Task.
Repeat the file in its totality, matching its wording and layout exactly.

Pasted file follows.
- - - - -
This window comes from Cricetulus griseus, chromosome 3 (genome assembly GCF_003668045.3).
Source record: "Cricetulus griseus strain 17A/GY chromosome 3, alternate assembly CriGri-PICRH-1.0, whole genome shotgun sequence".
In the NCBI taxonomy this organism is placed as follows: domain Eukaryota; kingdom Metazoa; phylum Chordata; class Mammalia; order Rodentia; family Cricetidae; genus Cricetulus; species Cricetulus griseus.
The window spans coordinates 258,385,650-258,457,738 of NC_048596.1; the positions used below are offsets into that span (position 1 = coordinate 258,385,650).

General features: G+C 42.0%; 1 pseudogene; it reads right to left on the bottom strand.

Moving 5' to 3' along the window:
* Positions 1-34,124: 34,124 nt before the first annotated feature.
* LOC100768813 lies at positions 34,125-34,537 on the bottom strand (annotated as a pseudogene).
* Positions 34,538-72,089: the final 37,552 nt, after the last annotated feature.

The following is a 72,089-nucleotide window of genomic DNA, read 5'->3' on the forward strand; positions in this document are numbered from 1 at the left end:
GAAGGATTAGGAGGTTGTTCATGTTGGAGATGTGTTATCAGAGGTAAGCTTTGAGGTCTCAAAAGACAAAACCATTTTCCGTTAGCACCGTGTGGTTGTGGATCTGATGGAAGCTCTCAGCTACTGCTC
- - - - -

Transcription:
This window comes from Cricetulus griseus, chromosome 3 (genome assembly GCF_003668045.3).
Source record: "Cricetulus griseus strain 17A/GY chromosome 3, alternate assembly CriGri-PICRH-1.0, whole genome shotgun sequence".
In the NCBI taxonomy this organism is placed as follows: domain Eukaryota; kingdom Metazoa; phylum Chordata; class Mammalia; order Rodentia; family Cricetidae; genus Cricetulus; species Cricetulus griseus.
The window spans coordinates 258,385,650-258,457,738 of NC_048596.1; the positions used below are offsets into that span (position 1 = coordinate 258,385,650).

General features: G+C 42.0%; 1 pseudogene; it reads right to left on the bottom strand.

Moving 5' to 3' along the window:
* Positions 1-34,124: 34,124 nt before the first annotated feature.
* LOC100768813 lies at positions 34,125-34,537 on the bottom strand (annotated as a pseudogene).
* Positions 34,538-72,089: the final 37,552 nt, after the last annotated feature.

The following is a 72,089-nucleotide window of genomic DNA, read 5'->3' on the forward strand; positions in this document are numbered from 1 at the left end:
GAAGGATTAGGAGGTTGTTCATGTTGGAGATGTGTTATCAGAGGTAAGCTTTGAGGTCTCAAAAGACAAAACCATTTTCCGTTAGCACCGTGTGGTTGTGGATCTGATGGAAGCTCTCAGCTACTGCTC